Fair and Festival – No. 21: The Official Information Center

The next attraction south of yesterday’s Christian Witness, the Safeco (or General Insurance) sponsored Official Information Center, was also squirreled into the southwest corner of the future Seattle Center.  Jean needed only a short walk south on Second Avenue from the Christians to reach the former site of the  open-aired booth with a roof spread low like a turkey’s wings protecting her chicks.  It was another eccentric Century-21 roof, in this instance suggesting a Japanese temple.  The open inside was staffed with a few female fair polymaths who could – it was expected – answer every questions asked.  The place was torn down in 1981 after nearly 20 post-fair years of service as a picnic shelter.  Behind it (to the west) behaving like an eccentric tent or a very large box kite was set the Seattle-First International Bank “building.”  Design by  the fair’s lead architect, Paul Thiry, the bank’s box was destroyed following the fair.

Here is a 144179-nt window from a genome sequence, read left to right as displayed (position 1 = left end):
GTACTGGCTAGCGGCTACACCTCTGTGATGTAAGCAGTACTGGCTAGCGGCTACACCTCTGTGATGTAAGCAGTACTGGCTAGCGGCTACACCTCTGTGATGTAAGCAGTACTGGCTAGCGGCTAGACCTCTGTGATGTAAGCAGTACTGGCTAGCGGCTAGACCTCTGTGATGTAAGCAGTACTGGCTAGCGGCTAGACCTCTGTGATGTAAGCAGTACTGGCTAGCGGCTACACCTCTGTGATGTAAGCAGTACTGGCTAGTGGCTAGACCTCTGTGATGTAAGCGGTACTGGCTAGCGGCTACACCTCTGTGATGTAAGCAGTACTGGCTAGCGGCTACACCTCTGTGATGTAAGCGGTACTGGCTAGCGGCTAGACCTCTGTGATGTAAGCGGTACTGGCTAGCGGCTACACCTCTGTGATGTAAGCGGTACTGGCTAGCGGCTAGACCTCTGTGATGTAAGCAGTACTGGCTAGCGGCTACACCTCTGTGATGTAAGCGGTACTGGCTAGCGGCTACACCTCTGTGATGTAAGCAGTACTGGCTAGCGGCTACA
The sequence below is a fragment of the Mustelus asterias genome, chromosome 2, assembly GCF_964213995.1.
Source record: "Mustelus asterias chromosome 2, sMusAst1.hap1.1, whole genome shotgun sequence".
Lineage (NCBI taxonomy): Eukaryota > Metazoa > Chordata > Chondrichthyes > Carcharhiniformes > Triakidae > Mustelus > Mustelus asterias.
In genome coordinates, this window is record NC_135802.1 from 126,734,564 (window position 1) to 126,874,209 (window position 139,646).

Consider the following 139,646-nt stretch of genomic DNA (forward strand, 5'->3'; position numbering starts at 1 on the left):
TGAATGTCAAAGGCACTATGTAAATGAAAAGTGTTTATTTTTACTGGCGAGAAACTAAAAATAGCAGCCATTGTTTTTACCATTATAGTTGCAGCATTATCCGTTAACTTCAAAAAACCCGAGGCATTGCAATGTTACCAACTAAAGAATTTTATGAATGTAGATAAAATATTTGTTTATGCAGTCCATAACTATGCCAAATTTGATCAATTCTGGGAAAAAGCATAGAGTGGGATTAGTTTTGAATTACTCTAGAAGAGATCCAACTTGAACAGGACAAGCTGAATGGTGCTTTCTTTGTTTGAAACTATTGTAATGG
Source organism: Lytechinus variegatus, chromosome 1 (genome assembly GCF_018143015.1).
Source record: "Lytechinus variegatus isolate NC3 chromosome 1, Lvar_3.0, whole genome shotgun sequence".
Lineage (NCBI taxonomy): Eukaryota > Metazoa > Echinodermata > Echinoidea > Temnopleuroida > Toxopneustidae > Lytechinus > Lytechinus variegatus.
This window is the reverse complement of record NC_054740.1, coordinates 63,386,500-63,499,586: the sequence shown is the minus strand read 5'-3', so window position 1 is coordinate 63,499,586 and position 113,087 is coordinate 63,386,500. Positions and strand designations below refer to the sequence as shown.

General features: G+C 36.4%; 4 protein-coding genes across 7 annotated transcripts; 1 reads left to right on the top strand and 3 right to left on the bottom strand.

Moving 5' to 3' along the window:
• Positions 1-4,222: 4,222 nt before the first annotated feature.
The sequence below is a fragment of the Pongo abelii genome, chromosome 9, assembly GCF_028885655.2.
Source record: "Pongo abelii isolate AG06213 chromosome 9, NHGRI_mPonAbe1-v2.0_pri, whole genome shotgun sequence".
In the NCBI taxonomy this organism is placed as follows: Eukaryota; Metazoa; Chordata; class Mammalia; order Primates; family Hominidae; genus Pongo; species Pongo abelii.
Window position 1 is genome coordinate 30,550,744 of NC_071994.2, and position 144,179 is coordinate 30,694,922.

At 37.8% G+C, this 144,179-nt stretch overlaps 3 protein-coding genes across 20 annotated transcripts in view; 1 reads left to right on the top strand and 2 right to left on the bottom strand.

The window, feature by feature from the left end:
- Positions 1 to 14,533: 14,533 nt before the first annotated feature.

The site is now home for part of the Children’s Garden.   Jean Sherrard’s two examples, below, of youthful vigor resting their feet after a day of hide-and-seek are Ron Edge and myself.

An early spring snow on March 3, brought out a Seattle Times photographer to record the chilled fair grounds about six weeks before the fair opened.
This "aerial" from the Space Needle reminds us of the bright Salmon-pink coloring of the large Information booth. To the right of Safco is plopped the potato-pocket shape of the Nalley's Space Age Theatre. The Pacific Science Center is on the left, and much of Sacred Heart Catholic Church in the upper-right corner.

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